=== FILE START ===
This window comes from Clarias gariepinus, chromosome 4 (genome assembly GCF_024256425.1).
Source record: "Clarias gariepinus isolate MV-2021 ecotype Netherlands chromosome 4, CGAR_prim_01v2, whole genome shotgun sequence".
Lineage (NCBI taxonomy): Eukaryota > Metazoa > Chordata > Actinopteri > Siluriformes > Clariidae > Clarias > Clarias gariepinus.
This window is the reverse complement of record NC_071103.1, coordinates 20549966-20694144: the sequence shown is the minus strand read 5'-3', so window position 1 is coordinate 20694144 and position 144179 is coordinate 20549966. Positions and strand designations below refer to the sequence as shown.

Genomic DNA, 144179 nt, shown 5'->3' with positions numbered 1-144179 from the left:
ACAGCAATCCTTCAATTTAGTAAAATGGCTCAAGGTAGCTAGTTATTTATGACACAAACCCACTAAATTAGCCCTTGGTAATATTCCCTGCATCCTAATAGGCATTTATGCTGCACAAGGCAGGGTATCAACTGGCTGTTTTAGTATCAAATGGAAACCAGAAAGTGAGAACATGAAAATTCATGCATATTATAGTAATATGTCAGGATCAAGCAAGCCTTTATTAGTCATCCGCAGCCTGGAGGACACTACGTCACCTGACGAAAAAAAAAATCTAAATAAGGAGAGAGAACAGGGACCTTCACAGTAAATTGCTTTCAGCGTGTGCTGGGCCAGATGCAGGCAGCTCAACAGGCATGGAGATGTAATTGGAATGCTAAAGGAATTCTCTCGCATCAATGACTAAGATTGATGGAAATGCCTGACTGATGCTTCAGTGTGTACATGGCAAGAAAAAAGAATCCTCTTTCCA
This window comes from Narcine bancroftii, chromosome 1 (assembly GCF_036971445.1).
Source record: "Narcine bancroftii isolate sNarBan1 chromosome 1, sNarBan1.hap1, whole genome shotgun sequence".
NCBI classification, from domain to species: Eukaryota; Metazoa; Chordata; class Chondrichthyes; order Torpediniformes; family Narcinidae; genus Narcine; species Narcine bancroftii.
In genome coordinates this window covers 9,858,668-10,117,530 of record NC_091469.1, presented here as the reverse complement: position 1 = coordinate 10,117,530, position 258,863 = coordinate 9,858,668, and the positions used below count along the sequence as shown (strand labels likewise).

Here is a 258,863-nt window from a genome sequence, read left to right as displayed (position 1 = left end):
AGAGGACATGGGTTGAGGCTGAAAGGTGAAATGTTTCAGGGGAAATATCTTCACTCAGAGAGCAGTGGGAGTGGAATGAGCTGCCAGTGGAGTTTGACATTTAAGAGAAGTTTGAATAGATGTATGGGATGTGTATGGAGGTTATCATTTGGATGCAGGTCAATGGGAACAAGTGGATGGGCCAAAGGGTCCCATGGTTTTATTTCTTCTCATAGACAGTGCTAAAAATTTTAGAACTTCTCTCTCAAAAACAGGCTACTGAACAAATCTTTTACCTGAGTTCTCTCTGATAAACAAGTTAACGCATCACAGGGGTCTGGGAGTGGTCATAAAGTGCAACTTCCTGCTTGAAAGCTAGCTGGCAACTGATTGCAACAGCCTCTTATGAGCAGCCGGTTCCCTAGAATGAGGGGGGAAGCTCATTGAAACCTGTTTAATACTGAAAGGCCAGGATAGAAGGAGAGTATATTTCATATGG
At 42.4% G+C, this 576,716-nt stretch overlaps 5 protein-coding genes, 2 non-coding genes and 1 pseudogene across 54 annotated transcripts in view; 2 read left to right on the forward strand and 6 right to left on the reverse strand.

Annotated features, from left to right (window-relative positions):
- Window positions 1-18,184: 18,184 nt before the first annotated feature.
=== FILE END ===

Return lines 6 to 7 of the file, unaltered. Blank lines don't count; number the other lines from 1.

ACAGCAATCCTTCAATTTAGTAAAATGGCTCAAGGTAGCTAGTTATTTATGACACAAACCCACTAAATTAGCCCTTGGTAATATTCCCTGCATCCTAATAGGCATTTATGCTGCACAAGGCAGGGTATCAACTGGCTGTTTTAGTATCAAATGGAAACCAGAAAGTGAGAACATGAAAATTCATGCATATTATAGTAATATGTCAGGATCAAGCAAGCCTTTATTAGTCATCCGCAGCCTGGAGGACACTACGTCACCTGACGAAAAAAAAAATCTAAATAAGGAGAGAGAACAGGGACCTTCACAGTAAATTGCTTTCAGCGTGTGCTGGGCCAGATGCAGGCAGCTCAACAGGCATGGAGATGTAATTGGAATGCTAAAGGAATTCTCTCGCATCAATGACTAAGATTGATGGAAATGCCTGACTGATGCTTCAGTGTGTACATGGCAAGAAAAAAGAATCCTCTTTCCA
This window comes from Narcine bancroftii, chromosome 1 (assembly GCF_036971445.1).